Former Nigeria captain Segun Odegbami, in this piece from Russia where he is covering the World Cup, preaches for peace and unity in his country and backs Amaju Pinnick to continue as Nigeria Football Federation President…
It’s been a lonely morning. Last night was horrible with the pictures from the carnages in Jos and in Lagos to remind me of the parlous and fragile state of Nigeria.
The drums of crisis beat loudly everywhere and the seeming inability to come up with clear solutions to the challenges are evident in the answers from government. It is shocking to find and follow the shallow conversations going in even amongst the supposedly most sophisticated people in Nigeria. They do not seem to understand the diffrent dynamics of the different parts of the country.
We must shelve arrogance in prescribing a one-solution-fits-all answer to some of our seemingly intractable problems. There are always more than one road that leads to Rome.
We must allow fresh thinking into the issues. Simpler solutions could be in the pocket of our sokoto whilst we are groping blindly in Sokoto.
My heart bleeds because as I sang the national anthem of Nigeria during the recent matches in Russia I sang them from the deepest part of my being, loving my country deeply and seeing visions of how we can make it truly great if only we could respect and bury our natural differences, promote our strengths and the beautiful things that nature has offered us to become a great people in the world, learn how to be united from the simple example of our footballers who come from every tongue and tribe to represent us, and to face the world as one people in the emerging battle of civilisations to which we are yet to open our first page.
Meanwhile, I am still here in Russia, and there are still a few persons around – staff of the NFF sorting out their final accounts and seeing off their last set of guests.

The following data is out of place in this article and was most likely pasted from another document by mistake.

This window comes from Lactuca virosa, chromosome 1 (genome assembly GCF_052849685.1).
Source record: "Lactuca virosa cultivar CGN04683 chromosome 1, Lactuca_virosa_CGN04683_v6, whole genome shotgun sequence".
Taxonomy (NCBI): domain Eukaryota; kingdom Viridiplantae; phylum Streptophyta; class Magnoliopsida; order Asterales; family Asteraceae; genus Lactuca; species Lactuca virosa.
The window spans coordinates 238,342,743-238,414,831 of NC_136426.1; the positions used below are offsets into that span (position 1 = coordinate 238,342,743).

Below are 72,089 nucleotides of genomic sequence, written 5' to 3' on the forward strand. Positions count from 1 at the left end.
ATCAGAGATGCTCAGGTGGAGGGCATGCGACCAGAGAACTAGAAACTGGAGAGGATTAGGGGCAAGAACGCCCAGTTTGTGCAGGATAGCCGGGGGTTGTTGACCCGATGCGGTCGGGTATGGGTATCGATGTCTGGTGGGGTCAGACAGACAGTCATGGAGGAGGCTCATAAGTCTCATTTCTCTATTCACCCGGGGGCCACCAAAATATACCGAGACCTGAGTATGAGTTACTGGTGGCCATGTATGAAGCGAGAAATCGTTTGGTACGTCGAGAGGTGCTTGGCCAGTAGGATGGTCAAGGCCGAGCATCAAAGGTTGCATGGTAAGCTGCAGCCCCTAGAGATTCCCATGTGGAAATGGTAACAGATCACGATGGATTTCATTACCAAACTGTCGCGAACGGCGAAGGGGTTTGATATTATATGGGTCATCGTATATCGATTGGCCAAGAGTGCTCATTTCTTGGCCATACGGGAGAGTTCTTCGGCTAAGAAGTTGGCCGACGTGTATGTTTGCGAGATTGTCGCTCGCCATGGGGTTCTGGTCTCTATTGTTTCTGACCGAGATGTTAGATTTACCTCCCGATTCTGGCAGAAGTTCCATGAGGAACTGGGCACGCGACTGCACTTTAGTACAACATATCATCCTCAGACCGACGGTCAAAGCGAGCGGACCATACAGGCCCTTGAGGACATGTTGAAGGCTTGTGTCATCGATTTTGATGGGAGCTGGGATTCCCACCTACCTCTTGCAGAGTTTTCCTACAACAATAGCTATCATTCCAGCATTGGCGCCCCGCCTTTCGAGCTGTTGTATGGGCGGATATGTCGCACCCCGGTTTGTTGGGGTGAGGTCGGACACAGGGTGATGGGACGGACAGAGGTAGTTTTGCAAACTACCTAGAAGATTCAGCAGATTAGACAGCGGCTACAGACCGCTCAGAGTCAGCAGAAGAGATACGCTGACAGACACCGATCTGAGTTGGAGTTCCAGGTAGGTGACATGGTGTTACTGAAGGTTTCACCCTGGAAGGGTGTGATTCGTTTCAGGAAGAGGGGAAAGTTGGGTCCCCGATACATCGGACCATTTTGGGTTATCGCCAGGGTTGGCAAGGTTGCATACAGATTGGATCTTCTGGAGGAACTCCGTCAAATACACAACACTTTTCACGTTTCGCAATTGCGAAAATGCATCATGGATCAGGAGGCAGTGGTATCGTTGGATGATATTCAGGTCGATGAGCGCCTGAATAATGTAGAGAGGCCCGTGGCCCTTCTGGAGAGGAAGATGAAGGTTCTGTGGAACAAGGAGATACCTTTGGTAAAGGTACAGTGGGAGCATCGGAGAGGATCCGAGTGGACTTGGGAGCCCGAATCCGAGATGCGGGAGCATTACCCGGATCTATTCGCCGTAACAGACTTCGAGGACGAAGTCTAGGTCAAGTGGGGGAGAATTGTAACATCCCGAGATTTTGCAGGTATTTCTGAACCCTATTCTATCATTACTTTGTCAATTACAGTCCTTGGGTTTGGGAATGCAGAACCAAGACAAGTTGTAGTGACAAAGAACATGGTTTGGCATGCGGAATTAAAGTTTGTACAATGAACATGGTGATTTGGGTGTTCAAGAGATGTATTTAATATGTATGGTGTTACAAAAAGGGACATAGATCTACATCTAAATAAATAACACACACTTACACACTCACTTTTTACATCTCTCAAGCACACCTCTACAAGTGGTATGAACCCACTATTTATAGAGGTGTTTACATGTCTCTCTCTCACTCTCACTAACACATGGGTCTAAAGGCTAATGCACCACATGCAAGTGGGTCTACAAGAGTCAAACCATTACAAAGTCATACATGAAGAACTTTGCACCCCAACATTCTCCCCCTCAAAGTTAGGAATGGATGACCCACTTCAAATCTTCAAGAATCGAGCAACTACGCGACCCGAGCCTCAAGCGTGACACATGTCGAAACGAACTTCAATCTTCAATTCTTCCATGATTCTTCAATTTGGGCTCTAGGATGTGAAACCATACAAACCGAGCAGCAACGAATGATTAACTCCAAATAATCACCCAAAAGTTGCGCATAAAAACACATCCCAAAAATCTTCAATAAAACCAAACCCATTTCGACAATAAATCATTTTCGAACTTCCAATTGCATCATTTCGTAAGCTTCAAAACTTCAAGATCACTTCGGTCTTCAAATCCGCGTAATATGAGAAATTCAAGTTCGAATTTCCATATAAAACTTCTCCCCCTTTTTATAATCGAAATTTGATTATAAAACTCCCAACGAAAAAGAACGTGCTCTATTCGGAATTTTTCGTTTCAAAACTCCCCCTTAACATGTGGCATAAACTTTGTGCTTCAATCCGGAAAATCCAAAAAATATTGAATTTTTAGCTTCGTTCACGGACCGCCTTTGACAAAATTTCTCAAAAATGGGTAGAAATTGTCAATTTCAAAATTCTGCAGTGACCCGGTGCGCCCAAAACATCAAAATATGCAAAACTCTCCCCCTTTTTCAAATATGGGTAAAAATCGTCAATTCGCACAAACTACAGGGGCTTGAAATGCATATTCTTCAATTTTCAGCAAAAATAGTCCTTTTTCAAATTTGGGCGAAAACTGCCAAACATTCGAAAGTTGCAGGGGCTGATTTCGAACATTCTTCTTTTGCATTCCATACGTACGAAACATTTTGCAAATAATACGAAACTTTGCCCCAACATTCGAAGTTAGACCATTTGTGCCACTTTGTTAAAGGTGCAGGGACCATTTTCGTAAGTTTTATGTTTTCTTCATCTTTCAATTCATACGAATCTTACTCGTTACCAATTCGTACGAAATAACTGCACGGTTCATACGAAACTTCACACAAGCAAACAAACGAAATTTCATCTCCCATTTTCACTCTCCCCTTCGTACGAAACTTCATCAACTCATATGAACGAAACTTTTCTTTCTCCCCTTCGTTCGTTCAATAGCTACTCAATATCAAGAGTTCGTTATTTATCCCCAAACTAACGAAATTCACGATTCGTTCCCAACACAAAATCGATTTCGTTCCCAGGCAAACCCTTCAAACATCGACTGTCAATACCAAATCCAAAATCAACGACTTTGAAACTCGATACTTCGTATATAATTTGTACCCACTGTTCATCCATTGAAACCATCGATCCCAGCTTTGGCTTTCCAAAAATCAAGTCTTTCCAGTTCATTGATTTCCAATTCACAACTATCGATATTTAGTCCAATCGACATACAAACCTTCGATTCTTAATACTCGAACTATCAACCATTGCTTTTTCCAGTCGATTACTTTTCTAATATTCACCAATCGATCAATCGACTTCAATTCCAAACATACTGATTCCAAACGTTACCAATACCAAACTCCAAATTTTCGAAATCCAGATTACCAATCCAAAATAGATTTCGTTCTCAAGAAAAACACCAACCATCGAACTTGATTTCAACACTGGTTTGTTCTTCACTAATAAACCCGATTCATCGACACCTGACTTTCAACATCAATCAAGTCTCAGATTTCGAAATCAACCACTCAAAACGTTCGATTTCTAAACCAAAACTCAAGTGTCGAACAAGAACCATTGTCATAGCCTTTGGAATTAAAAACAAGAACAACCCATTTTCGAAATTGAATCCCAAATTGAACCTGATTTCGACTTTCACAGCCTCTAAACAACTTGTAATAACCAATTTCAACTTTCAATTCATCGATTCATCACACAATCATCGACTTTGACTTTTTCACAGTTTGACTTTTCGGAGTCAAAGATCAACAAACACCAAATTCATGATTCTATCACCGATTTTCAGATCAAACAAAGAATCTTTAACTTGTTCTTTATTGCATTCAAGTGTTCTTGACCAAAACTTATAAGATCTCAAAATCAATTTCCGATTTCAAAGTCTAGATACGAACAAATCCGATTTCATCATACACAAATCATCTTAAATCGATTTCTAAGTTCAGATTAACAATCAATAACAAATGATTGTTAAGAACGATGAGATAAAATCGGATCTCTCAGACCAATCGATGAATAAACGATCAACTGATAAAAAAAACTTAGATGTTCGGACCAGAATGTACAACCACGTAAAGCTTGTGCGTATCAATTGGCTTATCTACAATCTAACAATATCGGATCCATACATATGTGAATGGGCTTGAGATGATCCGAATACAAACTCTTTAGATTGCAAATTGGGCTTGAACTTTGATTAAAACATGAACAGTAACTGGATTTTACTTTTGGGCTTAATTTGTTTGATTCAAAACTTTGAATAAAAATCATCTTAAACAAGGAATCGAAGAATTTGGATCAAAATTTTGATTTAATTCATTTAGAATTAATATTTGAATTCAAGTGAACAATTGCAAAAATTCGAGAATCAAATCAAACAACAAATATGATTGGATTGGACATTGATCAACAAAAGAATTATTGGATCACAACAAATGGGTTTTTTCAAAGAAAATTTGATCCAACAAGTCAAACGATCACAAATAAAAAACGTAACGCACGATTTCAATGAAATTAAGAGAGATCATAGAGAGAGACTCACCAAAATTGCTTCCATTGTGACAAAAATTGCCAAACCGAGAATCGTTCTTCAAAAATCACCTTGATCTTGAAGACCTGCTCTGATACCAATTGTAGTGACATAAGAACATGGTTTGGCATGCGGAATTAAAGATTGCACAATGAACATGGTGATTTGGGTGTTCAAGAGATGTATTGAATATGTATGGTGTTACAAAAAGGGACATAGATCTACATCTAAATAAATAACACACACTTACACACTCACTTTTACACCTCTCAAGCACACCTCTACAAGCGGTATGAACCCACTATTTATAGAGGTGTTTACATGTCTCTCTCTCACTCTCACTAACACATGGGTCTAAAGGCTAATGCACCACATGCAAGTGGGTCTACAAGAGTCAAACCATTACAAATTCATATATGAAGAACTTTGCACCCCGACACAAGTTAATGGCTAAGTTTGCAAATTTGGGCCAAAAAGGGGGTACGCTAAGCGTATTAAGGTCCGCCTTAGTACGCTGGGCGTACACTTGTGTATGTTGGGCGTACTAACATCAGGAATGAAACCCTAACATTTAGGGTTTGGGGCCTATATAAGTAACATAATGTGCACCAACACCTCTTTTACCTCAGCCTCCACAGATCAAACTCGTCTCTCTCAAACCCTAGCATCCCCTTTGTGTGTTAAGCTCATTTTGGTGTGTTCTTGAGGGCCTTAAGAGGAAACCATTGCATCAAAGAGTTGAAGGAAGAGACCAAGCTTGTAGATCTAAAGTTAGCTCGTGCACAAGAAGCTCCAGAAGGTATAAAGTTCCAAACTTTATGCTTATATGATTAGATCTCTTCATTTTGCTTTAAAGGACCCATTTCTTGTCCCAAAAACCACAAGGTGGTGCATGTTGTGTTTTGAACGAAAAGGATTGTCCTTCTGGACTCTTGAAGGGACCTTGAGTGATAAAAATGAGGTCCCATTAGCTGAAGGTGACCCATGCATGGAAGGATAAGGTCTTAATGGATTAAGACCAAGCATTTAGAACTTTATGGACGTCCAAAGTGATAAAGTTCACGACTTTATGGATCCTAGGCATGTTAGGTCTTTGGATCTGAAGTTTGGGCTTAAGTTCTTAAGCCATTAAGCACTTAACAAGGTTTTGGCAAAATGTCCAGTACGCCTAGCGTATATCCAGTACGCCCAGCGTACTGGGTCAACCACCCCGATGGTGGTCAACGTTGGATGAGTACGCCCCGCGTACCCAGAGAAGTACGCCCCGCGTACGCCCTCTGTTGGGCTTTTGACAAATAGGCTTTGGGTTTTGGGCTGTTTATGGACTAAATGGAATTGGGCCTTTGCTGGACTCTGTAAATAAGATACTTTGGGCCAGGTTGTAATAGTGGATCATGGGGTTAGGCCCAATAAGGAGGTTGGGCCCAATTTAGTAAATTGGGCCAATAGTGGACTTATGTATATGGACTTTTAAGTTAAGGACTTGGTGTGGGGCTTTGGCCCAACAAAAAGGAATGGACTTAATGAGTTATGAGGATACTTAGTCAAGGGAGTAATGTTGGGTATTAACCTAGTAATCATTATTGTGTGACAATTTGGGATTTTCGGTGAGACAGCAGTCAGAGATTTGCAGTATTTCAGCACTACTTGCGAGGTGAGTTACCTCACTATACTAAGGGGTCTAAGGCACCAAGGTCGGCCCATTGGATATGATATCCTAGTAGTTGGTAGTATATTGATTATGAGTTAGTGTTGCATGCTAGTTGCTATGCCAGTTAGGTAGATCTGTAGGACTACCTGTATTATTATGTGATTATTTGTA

Yes, there are still some guests. Apparently some people actually had faith that the Eagles would go past the first round and booked their return flights for after the start of the second round. They are stuck here unable to change their flights because flights are full in and out of Russia during this period. One million visitors have descended on this country and have discovered that Russia is far from the distorted negative picture always painted by western media.
It is a great and developed country and the cities look and feel like any one of several western cities. The people go out of their way to be friendly even though communicating in English poses a slight challenge. I bet that after this World Cup many more Russians will register to know how to speak the English language and many more people will make the place another tourist destination of choice.
But for language barrier we could have made many more friends otherwise. This place, however, is not necessarily Black person friendly.
You can feel the tension anytime you walk into a place. One thing I have not mentioned is the Nigerian football supporters. I have not encountered them here at all. I have been regaled with incredible stories about their experiences here.
I hear a movie must come out of some of those experiences.
I can’t wait to meet with Dr. Rafiu Ladipo to get the full gist.
Amaju Pinnick is riding high on the crest of achievements in the politics of African and world football. He must be supported and guided to learn faster and deliver more to Nigerian football.
The ‘bring him down’ syndrome must not be allowed to fester in Nigerian football anymore.
The discussion about his anticipated role and/or place in Nigerian football into the immediate future must be discussed and agreed with him in an amicable round table of conversation, so that we do not allow what is developing in the politics of Nigerian football and the elections into the board of the NFF to destroy the little progress we have made in recent years particularly through Amaju’s ascension in world football politics and administration.
The constitution of the NFF must be quickly looked into again to remove all the built-in clauses that hold back meritocracy in selection of leaders and credibility in the process of such election. I volunteer to be a part of that reform without any ambition beyond that.
Permit me to enjoy the rest of my lonely stay here. I am surely missing home. I can’t wait to get back.
By the way, for the first time since I have been visiting western countries I saw two restaurants in this city serviced by noise-making small generators.